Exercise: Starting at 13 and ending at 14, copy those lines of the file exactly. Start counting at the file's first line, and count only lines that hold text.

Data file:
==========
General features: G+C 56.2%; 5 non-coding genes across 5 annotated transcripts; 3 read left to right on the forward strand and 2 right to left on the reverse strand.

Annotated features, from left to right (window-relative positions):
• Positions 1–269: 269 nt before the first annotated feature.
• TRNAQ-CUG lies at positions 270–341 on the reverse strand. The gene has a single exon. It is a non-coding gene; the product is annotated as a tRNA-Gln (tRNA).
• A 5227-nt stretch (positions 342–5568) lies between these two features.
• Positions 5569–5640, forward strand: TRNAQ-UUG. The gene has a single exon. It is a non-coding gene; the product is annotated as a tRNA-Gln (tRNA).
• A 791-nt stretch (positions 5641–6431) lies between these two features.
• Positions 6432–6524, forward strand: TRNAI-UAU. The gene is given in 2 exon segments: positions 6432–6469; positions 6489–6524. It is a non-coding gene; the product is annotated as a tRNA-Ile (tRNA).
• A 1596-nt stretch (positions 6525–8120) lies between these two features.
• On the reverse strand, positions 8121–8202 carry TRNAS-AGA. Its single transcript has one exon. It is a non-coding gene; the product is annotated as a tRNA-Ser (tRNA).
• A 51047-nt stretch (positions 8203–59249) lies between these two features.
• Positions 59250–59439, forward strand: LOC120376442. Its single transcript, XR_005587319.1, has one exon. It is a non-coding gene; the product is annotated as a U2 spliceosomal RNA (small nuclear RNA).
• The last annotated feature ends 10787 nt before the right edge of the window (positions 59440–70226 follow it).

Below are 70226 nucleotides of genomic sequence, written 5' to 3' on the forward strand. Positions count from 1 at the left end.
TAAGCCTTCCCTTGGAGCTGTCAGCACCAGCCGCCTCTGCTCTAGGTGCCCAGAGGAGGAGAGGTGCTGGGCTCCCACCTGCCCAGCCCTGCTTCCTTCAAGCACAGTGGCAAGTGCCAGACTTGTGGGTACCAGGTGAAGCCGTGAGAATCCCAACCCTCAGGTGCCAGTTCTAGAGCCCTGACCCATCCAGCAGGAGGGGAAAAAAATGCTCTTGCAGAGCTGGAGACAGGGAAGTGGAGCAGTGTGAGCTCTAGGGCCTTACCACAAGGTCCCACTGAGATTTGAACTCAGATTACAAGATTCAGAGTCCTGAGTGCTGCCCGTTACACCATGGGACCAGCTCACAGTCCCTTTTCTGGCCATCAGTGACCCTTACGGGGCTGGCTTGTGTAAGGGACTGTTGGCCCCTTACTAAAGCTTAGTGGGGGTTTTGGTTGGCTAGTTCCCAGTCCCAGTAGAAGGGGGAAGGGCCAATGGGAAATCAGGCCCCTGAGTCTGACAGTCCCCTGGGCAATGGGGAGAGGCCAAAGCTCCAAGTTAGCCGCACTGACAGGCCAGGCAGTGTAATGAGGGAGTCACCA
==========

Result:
• The last annotated feature ends 10787 nt before the right edge of the window (positions 59440–70226 follow it).

Below are 70226 nucleotides of genomic sequence, written 5' to 3' on the forward strand. Positions count from 1 at the left end.